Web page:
You’ve probably heard the terms “BIOS” and “UEFI” a lot in recent years but may not understand what each of them mean or which one you should use. This article will hopefully help you understand UEFI vs BIOS and help you decide which you should use.
What is BIOS?
Let’s start with the older but still relevant BIOS. If you’ve been using computers for any length of time you’re probably at least a little familiar with what it is, but in case you’re not, BIOS stands for Basic Input Output System. The BIOS is essentially the software that is built into the motherboard that allows you to change certain settings like boot order and time and date, or enable or disable certain features such as CPU virtualization. Traditional BIOS screens are usually blue with menus that you navigate through using the keyboard. Not being able to use a mouse was a huge pain for most people, as well as the BIOS screen not scaling well to high resolution displays, on top of the fact that it just didn’t look very good. But BIOS was good enough, so manufacturers kept using it well into the 2000’s before newer hardware and software began to show that traditional BIOS wasn’t cutting it anymore. The BIOS was actually the last piece of 16-bit software to die off, with most everything else moving to 32-bit and later 64-bit. When 64-bit software and hardware started becoming common, that’s when the replacement for BIOS was created.
What is UEFI?
UEFI, or Unified Extensible Firmware Interface, has its roots in high powered servers, where the limitations of BIOS were restricting technological advancement. UEFI allowed for radical new features such as the ability to use hard drives and partitions larger than 2 TB (more on that later), a graphical user interface (GUI) with support for using a mouse, greater control over hardware features such as fans and overclocking, and networking support in UEFI. UEFI also allows other hardware that support UEFI to be configured through the BIOS rather than a separate menu. While UEFI is completely different from Legacy BIOS, it is often referred to as “UEFI BIOS” or simply “BIOS” as they both serve the same purpose. BIOS is now often referred to as “Legacy BIOS” or “Legacy OpROM (Option ROM)” to differentiate it. Most motherboards support switching between Legacy BIOS compatibility or UEFI, or a mix of both.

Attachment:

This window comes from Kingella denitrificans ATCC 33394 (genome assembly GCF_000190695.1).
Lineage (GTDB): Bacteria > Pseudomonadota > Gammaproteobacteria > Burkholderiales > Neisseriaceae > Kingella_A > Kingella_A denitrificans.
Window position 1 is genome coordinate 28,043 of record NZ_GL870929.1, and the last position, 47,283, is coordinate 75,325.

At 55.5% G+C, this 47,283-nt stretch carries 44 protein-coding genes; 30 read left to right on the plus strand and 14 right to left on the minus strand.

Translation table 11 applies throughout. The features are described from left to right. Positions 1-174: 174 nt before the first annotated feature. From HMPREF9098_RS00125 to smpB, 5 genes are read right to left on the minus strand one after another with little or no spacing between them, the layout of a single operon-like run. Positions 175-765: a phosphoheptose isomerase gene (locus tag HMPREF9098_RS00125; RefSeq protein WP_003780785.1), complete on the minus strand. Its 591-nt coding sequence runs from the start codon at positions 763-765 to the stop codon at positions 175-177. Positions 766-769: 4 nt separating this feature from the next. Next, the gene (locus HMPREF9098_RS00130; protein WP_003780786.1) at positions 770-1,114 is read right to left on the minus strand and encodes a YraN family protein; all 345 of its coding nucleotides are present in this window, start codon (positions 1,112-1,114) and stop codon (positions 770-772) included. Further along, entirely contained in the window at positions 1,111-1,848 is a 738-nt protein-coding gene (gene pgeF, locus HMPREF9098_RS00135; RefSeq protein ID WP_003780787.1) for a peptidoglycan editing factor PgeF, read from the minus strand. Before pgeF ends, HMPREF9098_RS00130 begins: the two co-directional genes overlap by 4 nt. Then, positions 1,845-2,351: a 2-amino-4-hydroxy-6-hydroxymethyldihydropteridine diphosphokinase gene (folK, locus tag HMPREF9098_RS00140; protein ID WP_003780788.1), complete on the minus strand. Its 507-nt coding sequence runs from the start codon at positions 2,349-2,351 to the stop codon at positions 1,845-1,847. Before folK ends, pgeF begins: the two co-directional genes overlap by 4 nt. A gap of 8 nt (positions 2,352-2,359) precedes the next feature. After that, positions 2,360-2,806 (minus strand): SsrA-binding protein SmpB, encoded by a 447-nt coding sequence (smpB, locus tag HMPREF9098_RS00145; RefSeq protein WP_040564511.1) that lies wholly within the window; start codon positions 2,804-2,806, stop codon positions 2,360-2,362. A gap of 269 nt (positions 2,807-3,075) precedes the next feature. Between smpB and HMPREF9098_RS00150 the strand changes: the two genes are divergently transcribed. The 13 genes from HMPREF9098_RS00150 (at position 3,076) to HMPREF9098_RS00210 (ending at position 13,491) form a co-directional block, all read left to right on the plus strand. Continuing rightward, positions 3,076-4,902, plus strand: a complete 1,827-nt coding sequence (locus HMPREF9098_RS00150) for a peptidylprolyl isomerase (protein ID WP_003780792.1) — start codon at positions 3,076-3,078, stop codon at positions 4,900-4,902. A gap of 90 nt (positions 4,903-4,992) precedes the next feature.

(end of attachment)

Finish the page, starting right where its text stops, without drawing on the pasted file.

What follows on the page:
Which one should you use and why?
With only a handful of exceptions, it’s always advisable to use UEFI, as all modern operating systems support it and is often required under conditions. These include the previously mentioned 2 TB drive and partition size. Some filesystem types, particularly NTFS used in Windows, can only address about 2 TB of space in a single partition, so if you have a drive that is 3 TB and don’t format it correctly, you will have almost a whole terabyte of unusable space. That’s where the other big advantage of UEFI comes in – GPT (GUID Partition Table). Unlike the older standard used by Legacy BIOS, MBR (Master Boot Record), GPT allows filesystems to create partitions larger than 2 TB. Not only that, but MBR had a maximum of 4 partitions per drive, while GPT allows for drives and partitions up to 8 zettabytes! It’s unlikely that we will reach that barrier any time soon.
The only situations where using Legacy BIOS/MBR could be useful would be if you have an old drive with an old operating system such as Windows 7 that has important files on it that you want to backup. Using Legacy BIOS would allow you boot to an older drive in this situation.
What is Secure Boot?
There’s one last thing to go over with UEFI, and that’s Secure Boot. Secure Boot is a way of preventing certain kinds of malware, specifically root-kits or anything that runs before the bootloader, from compromising the OS. If a piece of malware is detected, the computer will display a “Secure Boot Violation” and halt the boot process. Different pieces of software will have a “Secure Boot Key,” like a digital signature or certificate that verifies that it is safe for the system. Secure Boot makes it harder for these kinds of attacks to be successful. One thing to note is that Secure Boot only works with Windows 8 or higher, and not with Windows 7 or any non-Windows OS such as Linux. If you want to use these operating systems, you will need to turn off Secure Boot or set it to “Other OS”.
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